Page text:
I can reveal that it’s based on one of my more memorable trips to the post office! Actually, there’s a lot of very personal stuff in that story, like observations about my own neighborhood, and the fact that the main character is a film archivist (I do love silent film, and I was watching Guy Maddin’s The Forbidden Room, which is an homage to lost silent films, while I was writing it). There’s a lot of stuff in there where I try to connect the dissolution of a psyche under the strain of living in New York City and the fragments of silent film the protagonist tries to put together. There’s a lot of stuff about the many layers of life and death in this city, the way we all pile on top of each other, inhabiting each other’s old, used spaces — as well as some commentary on how a lot of these layers can go completely unnoticed if you’re not looking for it. Finally, I tried to show how miniature cities exist within New York, subcultures within subcultures, worlds within worlds, and how you can live within them and still be an outsider. The supernatural element to the story is deliberately vague. I wanted the ghost in this story to be both literal and an amorphous entity that isn’t quite nameable — just one of many strange encounters that a person can have in this city where the dead and the living live side by side.

Do you have any rituals as a writer, or any specific tips for how you work through writer’s block and/or creative slumps?

Boroughs of the DeadNot really; I try various things. Right now I’m trying to get as much writing done as I can before I give birth to my first baby, who is due on May 18th. So I’m doing this thing where I set my cell phone timer for twenty minutes and write in these small increments, which helps me get started. Once I get on a roll, hours can pass and I won’t notice — but it takes a lot of warm-up to achieve that semi-liminal state of consciousness where the words start to flow. The 20-minute timer thing helps me relax into it without putting crippling pressure on myself.

But normally I don’t really force myself to work through major bouts of writer’s block. When I have a creative dry spell, I just go and do something else for a while. I’m sure if I was on deadline it’d be different and I’d have to think up a solution right quick, but I don’t have that pressure so I don’t overthink it. As long as I get a certain amount of stuff done within a reasonable amount of time, like one short story a year, I don’t worry too much.

Where would you like to see your writing career in five years?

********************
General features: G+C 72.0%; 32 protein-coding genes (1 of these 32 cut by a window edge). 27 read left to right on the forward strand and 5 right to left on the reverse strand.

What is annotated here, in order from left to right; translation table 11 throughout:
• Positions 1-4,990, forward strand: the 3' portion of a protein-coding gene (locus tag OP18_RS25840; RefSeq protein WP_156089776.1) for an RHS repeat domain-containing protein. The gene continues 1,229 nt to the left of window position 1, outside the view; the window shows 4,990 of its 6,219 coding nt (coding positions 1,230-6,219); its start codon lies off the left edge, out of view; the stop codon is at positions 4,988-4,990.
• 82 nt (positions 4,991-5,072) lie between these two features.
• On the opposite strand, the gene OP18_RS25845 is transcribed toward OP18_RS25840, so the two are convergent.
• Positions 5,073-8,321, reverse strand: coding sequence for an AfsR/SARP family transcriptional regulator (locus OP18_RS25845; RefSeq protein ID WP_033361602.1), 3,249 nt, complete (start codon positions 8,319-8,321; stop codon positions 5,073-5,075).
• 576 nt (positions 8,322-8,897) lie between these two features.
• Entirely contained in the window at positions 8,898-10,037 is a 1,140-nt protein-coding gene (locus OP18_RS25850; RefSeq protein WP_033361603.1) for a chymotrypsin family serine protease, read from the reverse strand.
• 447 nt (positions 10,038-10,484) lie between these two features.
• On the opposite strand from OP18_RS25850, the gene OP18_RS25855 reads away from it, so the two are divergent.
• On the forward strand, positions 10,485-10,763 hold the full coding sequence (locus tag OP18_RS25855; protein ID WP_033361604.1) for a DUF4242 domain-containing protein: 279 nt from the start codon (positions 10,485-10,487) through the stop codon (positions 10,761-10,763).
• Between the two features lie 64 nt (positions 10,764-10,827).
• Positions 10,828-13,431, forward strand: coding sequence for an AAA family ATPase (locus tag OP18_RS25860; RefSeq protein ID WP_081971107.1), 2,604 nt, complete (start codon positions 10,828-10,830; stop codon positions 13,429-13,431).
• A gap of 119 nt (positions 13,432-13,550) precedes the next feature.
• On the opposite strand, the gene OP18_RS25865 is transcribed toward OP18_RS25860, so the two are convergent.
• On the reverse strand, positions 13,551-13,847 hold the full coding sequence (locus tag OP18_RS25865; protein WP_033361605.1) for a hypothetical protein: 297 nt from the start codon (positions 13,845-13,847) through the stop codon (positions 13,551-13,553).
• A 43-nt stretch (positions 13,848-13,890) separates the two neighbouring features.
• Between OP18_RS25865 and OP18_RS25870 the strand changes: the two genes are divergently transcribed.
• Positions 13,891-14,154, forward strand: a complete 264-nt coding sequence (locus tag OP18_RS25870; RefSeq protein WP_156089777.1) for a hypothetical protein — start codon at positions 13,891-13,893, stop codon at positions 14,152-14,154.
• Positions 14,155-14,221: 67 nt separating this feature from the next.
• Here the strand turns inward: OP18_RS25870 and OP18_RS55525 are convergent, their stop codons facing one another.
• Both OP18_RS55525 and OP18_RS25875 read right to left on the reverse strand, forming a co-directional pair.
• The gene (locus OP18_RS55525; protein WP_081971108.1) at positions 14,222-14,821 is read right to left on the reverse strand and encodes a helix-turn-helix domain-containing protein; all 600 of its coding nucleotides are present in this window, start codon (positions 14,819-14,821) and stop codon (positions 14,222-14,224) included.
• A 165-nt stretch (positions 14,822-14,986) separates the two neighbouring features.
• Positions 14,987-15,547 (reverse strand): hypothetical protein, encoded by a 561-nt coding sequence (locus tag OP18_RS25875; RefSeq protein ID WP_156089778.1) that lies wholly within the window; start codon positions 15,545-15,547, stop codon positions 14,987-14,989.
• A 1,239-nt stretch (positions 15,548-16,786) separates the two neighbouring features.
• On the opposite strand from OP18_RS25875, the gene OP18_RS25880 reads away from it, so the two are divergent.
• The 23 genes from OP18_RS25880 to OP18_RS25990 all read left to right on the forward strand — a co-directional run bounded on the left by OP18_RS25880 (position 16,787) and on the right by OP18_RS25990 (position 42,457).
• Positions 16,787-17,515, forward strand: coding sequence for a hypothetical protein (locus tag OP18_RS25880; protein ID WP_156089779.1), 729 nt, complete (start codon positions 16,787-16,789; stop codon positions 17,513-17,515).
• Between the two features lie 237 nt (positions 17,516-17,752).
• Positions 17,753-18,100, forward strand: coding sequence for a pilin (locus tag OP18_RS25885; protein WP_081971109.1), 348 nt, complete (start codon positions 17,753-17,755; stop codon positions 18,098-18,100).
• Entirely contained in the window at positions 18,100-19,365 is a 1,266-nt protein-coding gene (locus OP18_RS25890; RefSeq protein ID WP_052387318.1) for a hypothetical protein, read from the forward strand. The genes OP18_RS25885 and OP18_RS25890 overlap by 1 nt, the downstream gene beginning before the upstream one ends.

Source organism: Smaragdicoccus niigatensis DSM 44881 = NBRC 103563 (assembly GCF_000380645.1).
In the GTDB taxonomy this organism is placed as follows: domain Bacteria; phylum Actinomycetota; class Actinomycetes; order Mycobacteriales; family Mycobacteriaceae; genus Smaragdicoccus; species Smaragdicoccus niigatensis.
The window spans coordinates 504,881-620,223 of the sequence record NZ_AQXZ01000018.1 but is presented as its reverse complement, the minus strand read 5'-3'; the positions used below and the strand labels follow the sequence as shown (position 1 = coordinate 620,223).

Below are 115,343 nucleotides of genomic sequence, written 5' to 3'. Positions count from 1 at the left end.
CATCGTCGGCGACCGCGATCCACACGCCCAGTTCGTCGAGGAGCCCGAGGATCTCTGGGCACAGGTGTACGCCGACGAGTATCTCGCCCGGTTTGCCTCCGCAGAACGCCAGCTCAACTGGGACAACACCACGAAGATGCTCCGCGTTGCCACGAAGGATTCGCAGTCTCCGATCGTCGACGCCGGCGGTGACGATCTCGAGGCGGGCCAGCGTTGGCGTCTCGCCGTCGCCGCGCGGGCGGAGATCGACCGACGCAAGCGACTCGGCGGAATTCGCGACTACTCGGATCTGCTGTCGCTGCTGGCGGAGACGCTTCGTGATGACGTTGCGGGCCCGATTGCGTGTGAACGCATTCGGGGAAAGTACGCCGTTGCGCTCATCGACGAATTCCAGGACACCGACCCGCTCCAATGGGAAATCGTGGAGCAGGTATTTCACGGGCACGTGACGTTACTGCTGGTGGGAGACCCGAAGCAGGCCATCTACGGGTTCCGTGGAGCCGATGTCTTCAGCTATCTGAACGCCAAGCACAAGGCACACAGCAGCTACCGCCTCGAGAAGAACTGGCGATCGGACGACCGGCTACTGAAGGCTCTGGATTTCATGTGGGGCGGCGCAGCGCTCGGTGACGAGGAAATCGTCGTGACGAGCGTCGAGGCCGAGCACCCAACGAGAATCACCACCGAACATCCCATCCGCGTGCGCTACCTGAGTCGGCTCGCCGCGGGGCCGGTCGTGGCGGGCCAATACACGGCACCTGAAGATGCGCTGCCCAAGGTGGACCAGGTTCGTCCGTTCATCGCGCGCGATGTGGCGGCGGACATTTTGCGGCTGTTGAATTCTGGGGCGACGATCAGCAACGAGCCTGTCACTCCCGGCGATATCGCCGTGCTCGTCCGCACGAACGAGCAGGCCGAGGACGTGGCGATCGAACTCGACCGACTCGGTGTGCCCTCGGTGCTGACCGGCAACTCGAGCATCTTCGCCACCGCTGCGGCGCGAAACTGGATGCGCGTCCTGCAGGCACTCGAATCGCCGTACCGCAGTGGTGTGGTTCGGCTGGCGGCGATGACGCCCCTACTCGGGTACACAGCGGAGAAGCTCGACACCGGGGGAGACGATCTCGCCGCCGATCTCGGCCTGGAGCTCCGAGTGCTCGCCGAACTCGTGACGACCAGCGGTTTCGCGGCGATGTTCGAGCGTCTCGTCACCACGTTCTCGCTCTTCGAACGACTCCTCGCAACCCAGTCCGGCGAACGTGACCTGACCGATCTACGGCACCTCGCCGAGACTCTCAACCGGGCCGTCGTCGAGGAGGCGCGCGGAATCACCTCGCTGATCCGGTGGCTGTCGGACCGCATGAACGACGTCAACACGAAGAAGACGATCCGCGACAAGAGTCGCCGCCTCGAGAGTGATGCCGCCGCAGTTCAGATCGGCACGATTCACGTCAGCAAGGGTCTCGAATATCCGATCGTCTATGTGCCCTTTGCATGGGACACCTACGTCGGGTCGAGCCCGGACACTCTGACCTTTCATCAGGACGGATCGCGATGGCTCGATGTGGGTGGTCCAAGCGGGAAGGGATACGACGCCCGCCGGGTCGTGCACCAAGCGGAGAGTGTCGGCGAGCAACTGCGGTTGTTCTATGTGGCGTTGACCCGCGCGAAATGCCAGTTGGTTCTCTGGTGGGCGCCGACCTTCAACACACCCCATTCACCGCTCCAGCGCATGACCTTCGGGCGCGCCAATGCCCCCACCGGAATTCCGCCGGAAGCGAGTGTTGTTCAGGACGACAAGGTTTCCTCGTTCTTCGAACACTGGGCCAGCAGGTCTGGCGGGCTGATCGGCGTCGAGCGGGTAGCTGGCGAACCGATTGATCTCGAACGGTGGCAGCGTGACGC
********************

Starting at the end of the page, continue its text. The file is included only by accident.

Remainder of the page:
I’d like to really buckle down and hone my craft a little more than I have so far. A lot of the time I feel like I’m not where I should be yet, technically, as a writer. I’m still in the middle of writing my first novel-length ghost story and it’s been a huge challenge for me. Just the sheer unbroken momentum it takes to finish a novel is such a luxury of time and energy, and it’s so hard not to get sidetracked in this life of many and varied pressures and distractions. I’d like to finish the novel and be proud of it. I’d like to just keep getting stronger and more assured, and read my own work and not cringe. At this point in my life I’m a lot more interested in the work itself than anything else. If the career stuff comes, it comes, and that’s great. If it never comes, but I find at the end of my life that I’ve done right by my inner six-year-old and written something worth reading, I’ll be happy.

Out of your published work, do you have a personal favorite?

I really like “Morbus,” which is in the collection Boroughs of the Dead. It’s a humorous story in which a thief agonizingly dies of cholera in a mansion loosely based on J.P. Morgan’s, and features a sassy demon. And “Newtown Creek” in the same anthology, because it grew out of a childhood nightmare of mine and is kind of close to my heart. I probably worked the hardest on my one and only Weird Western, “The Last Wagon in the Train,” which was published in the Tenth Black Book of Horror and got an honorable mention in one of the Year’s Best Horror anthologies.

Big thanks to Andrea Janes for being part of this week’s author interview series! Find her at her author website as well as at Boroughs of the Dead, the place to go for New York City’s best ghost tours!

Happy reading!